“Well, they finally stopped us from sending Marines to every war we could hear of. They are having one in Afghanistan. The thing will be over before Congress can pronounce it, much less find out where it is located. It seems the King over there thought he was adopting modern ideas by limiting his subjects to one wife per each. No wonder they threw him out. He was just old-fashioned and didn’t know it.”
DT #748, Dec. 19, 1928.

“If your time is worth anything, travel by air. If not, you might just as well walk.”
DT #389, Oct. 20, 1927.

“If there is a safer mode of transportation (than airplanes) I have never found it. Even horseback. I got bucked off the other day.”
DT #1018, Oct. 30, 1929.

#198 Sep 19, 2001

LONDON, Ohio: There’s a big farm show going on here this week. They hold it every year. They have more American flags flying than usual. Planes are flying too. You notice them more than you used to.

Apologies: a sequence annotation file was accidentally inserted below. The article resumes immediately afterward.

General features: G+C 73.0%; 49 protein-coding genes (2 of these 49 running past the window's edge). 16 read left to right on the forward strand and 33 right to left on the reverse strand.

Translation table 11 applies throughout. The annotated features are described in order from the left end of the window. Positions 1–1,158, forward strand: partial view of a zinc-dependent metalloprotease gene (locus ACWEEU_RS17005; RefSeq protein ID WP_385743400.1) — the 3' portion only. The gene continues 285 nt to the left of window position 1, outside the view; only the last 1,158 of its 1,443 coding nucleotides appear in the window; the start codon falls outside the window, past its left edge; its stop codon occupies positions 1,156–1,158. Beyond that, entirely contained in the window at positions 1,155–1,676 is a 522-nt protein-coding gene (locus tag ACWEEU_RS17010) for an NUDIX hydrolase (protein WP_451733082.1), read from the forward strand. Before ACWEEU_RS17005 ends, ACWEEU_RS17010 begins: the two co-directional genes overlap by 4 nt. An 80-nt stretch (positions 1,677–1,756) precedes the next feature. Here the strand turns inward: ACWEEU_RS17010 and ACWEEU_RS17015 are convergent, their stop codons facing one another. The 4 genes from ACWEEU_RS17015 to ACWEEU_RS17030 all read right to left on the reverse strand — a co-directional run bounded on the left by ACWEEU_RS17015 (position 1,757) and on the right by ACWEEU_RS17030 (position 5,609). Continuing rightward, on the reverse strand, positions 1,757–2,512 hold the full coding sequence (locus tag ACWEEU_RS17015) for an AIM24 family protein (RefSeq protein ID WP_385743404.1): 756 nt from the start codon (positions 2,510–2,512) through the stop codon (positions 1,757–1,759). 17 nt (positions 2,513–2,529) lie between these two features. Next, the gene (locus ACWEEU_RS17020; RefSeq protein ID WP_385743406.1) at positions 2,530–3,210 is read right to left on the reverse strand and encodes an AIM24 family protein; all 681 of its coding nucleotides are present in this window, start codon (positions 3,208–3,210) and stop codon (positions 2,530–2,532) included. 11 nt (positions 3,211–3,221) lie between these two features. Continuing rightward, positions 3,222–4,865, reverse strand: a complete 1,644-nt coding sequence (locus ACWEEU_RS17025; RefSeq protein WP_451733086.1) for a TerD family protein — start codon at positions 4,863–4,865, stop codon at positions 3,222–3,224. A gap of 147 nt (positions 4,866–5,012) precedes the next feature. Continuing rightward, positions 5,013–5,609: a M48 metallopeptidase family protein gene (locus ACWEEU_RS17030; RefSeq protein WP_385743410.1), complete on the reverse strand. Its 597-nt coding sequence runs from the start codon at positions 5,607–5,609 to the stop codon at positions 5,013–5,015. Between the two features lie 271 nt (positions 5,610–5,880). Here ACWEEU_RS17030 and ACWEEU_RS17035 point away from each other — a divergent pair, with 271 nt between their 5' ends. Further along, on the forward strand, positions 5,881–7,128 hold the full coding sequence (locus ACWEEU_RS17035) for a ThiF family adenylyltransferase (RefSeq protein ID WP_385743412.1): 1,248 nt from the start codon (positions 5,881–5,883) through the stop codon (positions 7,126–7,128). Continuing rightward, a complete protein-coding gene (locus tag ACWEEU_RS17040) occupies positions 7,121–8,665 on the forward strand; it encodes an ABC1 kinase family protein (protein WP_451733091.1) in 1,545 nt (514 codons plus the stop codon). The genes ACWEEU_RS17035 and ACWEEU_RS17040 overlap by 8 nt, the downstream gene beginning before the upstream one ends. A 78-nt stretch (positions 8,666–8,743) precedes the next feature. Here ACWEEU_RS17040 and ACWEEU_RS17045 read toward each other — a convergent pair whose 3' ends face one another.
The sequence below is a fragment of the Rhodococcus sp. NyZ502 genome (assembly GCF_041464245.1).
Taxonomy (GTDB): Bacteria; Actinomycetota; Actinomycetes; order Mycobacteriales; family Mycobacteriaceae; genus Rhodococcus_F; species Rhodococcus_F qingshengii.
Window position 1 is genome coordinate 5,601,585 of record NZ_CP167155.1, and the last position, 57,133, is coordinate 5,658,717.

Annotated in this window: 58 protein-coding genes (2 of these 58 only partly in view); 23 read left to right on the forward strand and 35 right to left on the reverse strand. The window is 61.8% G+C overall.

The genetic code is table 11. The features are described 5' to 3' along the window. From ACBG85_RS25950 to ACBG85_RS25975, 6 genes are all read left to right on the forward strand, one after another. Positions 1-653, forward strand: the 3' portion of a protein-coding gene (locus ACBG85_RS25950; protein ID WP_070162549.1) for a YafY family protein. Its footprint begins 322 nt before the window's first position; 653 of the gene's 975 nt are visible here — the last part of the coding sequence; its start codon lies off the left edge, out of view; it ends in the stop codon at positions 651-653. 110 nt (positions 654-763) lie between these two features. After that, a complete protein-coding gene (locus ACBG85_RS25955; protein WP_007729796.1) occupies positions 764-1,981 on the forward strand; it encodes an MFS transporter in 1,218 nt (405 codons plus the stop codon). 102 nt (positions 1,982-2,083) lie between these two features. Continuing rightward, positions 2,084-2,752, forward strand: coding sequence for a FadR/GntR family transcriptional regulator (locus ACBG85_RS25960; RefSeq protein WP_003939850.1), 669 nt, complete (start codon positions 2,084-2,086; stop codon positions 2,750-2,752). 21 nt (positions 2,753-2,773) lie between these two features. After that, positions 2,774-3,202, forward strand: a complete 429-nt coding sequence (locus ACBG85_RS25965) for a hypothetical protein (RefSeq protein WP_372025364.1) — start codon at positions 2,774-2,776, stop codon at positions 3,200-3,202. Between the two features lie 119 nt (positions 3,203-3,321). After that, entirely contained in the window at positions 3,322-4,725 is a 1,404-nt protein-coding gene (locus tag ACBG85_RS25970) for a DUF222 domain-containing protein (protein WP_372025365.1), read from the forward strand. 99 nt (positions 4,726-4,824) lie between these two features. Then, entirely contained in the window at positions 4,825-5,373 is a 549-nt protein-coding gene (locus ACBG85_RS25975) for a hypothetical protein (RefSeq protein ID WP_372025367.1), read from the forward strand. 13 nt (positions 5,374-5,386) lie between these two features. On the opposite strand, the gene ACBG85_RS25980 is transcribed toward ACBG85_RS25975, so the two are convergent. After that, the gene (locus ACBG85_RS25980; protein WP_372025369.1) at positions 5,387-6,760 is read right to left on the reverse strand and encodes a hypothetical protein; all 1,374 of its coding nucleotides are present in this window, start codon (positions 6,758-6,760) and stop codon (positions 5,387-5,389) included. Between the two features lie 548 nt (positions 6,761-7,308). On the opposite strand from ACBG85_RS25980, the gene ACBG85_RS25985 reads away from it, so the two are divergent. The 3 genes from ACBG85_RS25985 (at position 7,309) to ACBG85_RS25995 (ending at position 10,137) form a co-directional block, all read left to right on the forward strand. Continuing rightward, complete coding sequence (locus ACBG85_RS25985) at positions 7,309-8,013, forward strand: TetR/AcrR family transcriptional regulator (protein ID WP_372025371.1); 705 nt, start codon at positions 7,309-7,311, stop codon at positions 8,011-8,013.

You hardly hear a conversation without talk of where were you last Tuesday. But when the topic turns to farming, the enthusiasm is as high as ever.

Did you know the land area in New York that was occupied by the World Trade Center was 16 acres? In a city 16 acres is a lot of ground. On most farms 16 acres is a small field. I ain’t asked ’em, but I bet you there isn’t a single farmer in North America that wouldn’t gladly give up 16 acres if he could rewrite history and have back those tall buildings intact. They would all say Yes!!.

If some farm organization, or maybe all of them, would start a campaign asking farmers to donate the profits from 16 acres to the relief effort, you would be amazed at the number that would do it. Not everyone could do it – some don’t have 16 acres, some don’t have any profits. But others do, and would gladly share their wealth. The ones that didn’t make anything this year would say, “Let me work on it next year, and with the Lord’s help we can contribute then.”